illustration of a guillotine

A Tale of Two Cities

by Charles Dickens

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Significant Allusions

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Dickens employs a number of biblical, historical, and literary allusions in A Tale of Two Cities. These allusions enable him to express apprehension about the post-Enlightenment emphasis on logic over religious values, the depraved state of the upper class, and the danger of mass rage. 

Biblical Allusions: Like many Victorian authors, Charles Dickens regularly used biblical allusions. In A Tale of Two Cities, Dickens’s use of biblical allusions suggests a deep ambivalence about the fate of humanity in the absence of religion. However, the biblical allusions Dickens employs ultimately suggest that humankind is not necessarily destined for a dismal fate in the wake of the Enlightenment. Here are two of the novel’s most prominent biblical allusions: 

  • At the beginning of the novel, Jesus Christ’s resurrection is established as a key overarching allusion. According to the New Testament, God raised Jesus from the dead three days after he was put to death by the Romans. Before ascending into heaven, Jesus appeared before his closest followers to reveal the prophecy of his death, resurrection, and the subsequent pardon of humanity’s sins. Until Christ’s death and resurrection, God condemned every human soul to Hell as punishment for the disobedience of Adam and Eve. However, following Christ’s sacrifice, humans can reach heaven if they attain the grace of God. Each primary male character in A Tale of Two Cities seems to experience some degree of resurrection, from Dr. Manette’s liberation after years of imprisonment to Jerry Cruncher’s odd side profession as a “Resurrection Man.” It is Sydney Carton’s conveyal to the guillotine, however, that most directly pulls from the story of Christ’s crucifixion in the New Testament.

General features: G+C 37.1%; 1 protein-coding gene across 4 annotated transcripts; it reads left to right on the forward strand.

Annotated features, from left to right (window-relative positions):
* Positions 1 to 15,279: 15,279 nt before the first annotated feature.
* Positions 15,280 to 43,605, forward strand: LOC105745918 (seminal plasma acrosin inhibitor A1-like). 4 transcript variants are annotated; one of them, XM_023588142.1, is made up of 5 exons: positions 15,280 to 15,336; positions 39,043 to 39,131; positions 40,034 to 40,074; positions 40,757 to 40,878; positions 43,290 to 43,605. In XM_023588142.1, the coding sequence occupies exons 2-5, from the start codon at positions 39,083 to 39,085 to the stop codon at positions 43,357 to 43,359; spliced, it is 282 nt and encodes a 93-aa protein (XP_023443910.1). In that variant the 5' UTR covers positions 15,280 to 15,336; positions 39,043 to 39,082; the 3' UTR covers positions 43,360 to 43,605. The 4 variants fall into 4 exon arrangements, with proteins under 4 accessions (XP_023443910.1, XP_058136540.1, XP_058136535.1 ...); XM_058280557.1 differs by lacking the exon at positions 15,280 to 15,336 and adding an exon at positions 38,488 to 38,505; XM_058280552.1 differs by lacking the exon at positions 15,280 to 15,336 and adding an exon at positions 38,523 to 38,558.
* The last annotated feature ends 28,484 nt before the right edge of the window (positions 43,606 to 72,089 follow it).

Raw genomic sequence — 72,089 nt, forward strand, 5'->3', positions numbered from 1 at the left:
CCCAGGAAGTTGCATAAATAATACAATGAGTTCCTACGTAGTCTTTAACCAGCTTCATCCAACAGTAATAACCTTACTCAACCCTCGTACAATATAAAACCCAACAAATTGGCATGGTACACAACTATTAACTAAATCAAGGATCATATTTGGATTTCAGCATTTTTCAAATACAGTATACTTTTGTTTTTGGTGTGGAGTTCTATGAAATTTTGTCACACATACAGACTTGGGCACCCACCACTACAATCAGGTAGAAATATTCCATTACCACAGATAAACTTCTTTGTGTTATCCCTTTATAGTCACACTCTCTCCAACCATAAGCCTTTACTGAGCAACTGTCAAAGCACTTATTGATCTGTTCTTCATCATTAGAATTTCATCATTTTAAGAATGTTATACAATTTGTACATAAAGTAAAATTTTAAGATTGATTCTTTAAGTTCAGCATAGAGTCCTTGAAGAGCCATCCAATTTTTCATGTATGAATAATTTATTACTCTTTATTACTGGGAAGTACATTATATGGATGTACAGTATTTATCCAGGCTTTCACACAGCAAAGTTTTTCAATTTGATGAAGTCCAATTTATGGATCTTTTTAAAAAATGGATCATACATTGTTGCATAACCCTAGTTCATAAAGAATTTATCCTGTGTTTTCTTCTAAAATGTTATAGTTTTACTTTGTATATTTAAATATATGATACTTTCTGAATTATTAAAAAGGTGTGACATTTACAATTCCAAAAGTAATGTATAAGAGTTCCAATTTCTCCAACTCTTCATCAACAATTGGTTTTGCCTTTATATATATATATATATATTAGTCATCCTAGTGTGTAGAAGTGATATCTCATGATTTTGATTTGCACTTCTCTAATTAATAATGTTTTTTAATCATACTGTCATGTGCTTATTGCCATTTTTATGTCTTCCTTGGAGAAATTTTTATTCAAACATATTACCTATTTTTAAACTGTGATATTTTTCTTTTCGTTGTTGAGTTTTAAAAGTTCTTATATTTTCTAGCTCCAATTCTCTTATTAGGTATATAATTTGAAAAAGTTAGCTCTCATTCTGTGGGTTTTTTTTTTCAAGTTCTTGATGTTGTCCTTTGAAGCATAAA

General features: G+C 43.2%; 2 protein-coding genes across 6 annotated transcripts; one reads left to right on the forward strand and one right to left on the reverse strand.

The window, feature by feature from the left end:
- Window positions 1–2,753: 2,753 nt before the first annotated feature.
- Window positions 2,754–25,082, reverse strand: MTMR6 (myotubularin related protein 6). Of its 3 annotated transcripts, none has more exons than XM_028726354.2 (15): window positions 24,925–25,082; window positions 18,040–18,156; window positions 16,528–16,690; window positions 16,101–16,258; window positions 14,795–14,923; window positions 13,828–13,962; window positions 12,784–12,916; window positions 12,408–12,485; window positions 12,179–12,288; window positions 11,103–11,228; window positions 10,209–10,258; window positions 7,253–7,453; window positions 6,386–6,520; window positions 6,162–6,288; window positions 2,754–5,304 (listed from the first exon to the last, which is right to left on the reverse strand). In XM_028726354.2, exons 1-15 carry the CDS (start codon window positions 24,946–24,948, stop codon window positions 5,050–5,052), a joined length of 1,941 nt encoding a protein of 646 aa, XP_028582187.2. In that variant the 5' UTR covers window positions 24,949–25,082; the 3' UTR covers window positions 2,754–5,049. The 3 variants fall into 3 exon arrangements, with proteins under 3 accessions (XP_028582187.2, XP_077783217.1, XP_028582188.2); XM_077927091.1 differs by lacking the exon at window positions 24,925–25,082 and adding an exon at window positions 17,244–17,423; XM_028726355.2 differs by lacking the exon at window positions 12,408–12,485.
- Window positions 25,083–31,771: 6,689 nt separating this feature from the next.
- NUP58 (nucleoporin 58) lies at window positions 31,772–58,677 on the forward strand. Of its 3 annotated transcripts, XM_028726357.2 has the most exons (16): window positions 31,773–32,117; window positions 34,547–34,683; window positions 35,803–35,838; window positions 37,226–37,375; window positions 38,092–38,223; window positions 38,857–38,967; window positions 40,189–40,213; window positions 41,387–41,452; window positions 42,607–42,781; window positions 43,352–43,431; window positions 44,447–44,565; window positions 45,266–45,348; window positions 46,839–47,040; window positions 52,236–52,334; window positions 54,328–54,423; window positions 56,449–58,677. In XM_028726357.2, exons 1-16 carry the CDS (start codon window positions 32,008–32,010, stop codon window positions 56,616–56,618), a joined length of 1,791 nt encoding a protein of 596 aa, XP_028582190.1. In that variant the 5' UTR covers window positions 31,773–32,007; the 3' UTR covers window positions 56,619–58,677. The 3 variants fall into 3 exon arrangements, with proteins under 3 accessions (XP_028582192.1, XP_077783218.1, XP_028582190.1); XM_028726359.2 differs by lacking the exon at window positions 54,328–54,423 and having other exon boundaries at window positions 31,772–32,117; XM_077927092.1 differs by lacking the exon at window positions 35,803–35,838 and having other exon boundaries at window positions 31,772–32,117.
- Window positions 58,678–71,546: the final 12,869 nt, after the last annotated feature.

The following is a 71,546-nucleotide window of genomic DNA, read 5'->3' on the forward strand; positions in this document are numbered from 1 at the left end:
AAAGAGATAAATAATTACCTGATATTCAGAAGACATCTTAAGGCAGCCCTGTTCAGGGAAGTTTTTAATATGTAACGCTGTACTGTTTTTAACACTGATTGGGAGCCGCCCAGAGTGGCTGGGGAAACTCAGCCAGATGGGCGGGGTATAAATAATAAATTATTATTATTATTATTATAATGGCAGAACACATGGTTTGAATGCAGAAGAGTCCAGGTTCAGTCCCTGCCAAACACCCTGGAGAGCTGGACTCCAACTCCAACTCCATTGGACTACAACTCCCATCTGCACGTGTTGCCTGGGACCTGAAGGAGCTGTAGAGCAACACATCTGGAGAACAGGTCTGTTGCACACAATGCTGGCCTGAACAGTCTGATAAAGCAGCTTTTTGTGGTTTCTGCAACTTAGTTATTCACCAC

• The novel’s apprehension about the fate of post-Enlightenment humanity is in part expressed by allusions to the act of original sin, from the Book of Genesis, and to the Book of Ecclesiastes 3. In the Book of Genesis, Adam and Eve were the first humans ever to be created. Though initially innocent and obedient, they disobeyed God’s express orders to not eat fruit from the Tree of Knowledge in the Garden of Eden. God banished them from Eden and all human nature was subsequently corrupted by sin. Though never stated directly, the inevitable degradation of society following the Enlightenment may be interpreted as a parallel to the Fall—the understanding of good and evil that marked the end of innocence— after Adam and Eve eats the forbidden fruit from the Tree of Knowledge. Dickens suggests that humanity’s subsequent suffering serves a “purpose under heaven.” 

Historical Allusions: Given that A Tale of Two Cities is set in London and Paris both before and during the French Revolution, there are many historical allusions as the plot unfolds. Here are two of the most important ones: 

  • Tellson’s Bank, where Jarvis Lorry and Jerry Cruncher work, was probably Child & Co., a bank that used to be on Fleet Street in London. It was one of the oldest banks in the United Kingdom. Tellson’s Bank, which has a London and Paris branch, is a key symbol in A Tale of Two Cities because it links the two cities together and strongly suggests that England may suffer the same fate as France if oppressive class divisions are not addressed. Tellson’s Bank also seems to represent the outdated, stuffy, and corrupt class divisions that were so oppressive to the lower classes in both countries. 
  • The social circumstances leading to the French Revolution are a major part of the plot, especially the abject poverty of the French peasantry and the entitlement and corruption of the French aristocracy. The growing social unrest culminates in the Storming of the Bastille, which Dickens describes in graphic detail. He also alludes to a number of historical events, including the 1792 September Massacres in Paris, the Indian Rebellion of 1857, and the storming of the Palace of Versailles in 1789. 
  • There are references to historical figures, such as the Italian poet Dante Alighieri, the British Kings George III and Charles II from the House of Stuart, the French King Louis- Auguste and Queen Marie-Antoinette. 

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